No new blog posts now, but they’ll be back


Blogging cartoon

For a week or two, I won’t be on the Internet.

However, after that, new Dear Kitty. Some blog posts will be back; with, I hope, beautiful inspiration from somewhere where I had not been before.

So, see all of you again then!

‘Scientology covered up sexual abuse’


This video from the USA says about itself:

3 March 2017

Los Angeles police are probing allegations of sexual assault against That ’70s Show actor Danny Masterson, authorities told The Hollywood Reporter Friday. There is also a report of a possible cover up by the Church of Scientology.

From The Independent in Britain today:

Church of Scientology allegedly covered up abuse claims filed against That ’70s Show TV star Danny Masterson

The incidents were said to have occurred in the early 2000s

Jacob Stolworthy

Actor Danny Masterson, who appeared in sitcom That ’70s Show, is reportedly being investigated by the LAPD after allegations that accusations of sexual assault were covered up by the Church of Scientology.

Variety has reported that the LAPD is looking into claims of sexual assault that were said to have been committed by Masterson – a practicing Scientologist – in the early 2000s. Masterson has denied the claims.

A statement from the LAPD reads: “Three women have come forward and disclosed that they were sexually assaulted by Masterson during the early 2000s.”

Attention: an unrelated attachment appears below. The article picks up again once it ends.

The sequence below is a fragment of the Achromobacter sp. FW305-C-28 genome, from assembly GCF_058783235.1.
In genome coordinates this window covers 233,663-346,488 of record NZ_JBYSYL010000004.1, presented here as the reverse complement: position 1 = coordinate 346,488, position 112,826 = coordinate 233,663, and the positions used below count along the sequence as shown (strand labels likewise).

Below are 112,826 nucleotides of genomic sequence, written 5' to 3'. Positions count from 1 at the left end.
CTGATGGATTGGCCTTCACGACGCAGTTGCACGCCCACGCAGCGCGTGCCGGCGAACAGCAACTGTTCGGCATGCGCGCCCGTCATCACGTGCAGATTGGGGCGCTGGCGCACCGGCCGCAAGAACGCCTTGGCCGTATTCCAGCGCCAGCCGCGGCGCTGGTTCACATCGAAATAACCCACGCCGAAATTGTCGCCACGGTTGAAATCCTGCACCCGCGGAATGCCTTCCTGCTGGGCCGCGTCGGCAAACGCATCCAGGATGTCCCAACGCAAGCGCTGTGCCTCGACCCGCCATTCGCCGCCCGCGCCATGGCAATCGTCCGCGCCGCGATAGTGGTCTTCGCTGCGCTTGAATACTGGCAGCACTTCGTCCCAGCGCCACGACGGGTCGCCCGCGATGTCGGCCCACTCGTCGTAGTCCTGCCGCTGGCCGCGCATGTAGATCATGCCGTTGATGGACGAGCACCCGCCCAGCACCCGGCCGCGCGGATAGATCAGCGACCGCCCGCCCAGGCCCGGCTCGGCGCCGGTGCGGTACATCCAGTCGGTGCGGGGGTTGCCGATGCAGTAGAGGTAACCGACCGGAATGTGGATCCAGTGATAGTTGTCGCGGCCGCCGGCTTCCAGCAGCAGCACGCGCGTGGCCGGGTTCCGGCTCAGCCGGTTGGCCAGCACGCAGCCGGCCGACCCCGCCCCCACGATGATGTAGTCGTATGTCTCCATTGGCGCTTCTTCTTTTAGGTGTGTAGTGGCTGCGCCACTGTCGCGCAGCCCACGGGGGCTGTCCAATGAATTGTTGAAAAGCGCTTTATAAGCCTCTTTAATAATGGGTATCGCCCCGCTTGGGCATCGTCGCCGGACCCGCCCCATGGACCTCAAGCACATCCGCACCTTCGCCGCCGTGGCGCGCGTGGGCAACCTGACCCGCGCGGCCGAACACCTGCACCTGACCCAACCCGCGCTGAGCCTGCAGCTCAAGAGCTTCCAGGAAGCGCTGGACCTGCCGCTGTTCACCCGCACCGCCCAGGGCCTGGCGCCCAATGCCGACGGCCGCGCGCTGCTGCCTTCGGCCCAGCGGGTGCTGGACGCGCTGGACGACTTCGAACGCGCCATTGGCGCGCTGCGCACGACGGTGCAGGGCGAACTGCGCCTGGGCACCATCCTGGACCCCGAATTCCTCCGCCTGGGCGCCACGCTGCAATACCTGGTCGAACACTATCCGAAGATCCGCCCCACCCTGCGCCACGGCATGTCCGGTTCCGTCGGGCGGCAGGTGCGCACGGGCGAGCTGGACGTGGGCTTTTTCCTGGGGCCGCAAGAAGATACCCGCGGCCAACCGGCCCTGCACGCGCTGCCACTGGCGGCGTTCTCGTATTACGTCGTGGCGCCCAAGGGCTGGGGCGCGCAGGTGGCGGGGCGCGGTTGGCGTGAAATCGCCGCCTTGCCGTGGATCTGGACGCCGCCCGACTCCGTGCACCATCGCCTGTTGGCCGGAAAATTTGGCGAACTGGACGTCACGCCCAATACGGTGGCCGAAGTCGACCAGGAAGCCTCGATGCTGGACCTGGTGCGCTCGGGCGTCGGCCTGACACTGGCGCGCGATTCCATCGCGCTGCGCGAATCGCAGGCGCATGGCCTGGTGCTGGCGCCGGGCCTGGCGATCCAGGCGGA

The claims that the Church of Scientology covered up the allegations against the actor come courtesy of journalist Tony Ortega.

Masterson’s representative told Variety that the “false allegations appear to be motivated to boost Leah Remini’s anti-Scientology television series [Leah Remini: Scientology and the Aftermath].“ …

Masterson appeared in That ’70s Show alongside Ashton Kutcher with whom he currently stars in Netflix comedy The Ranch.

81 WOMEN ACCUSE FORMER USA GYMNASTICS DOCTOR OF SEXUAL ABUSE USA Gymnastics president Steve Penny resigned on Thursday afternoon in response. [HuffPost]

Woodpeckers in Sweden, videos


This March 2014 video shows a three-toed woodpecker in Sweden.

This April 2012 video shows a white-backed woodpecker in Sweden.

Musician Django Reinhardt, new film


This 12 January 2017 video is called Berlin: Etienne Comar ‘Django’ at the 2017 Festival.

Another video which used to be on YouTube used to say about itself:

9 February 2017

The Berlin International Film Festival opens on Feb. 9th with the premier of Etienne Comar’s “Django.” The biopic is set in Nazi-occupied Paris in 1943 and tells the story of Sinti jazz guitarist Django Reinhardt.

By Bernd Reinhardt in Germany:

A film about the legendary guitarist: Django

4 March 2017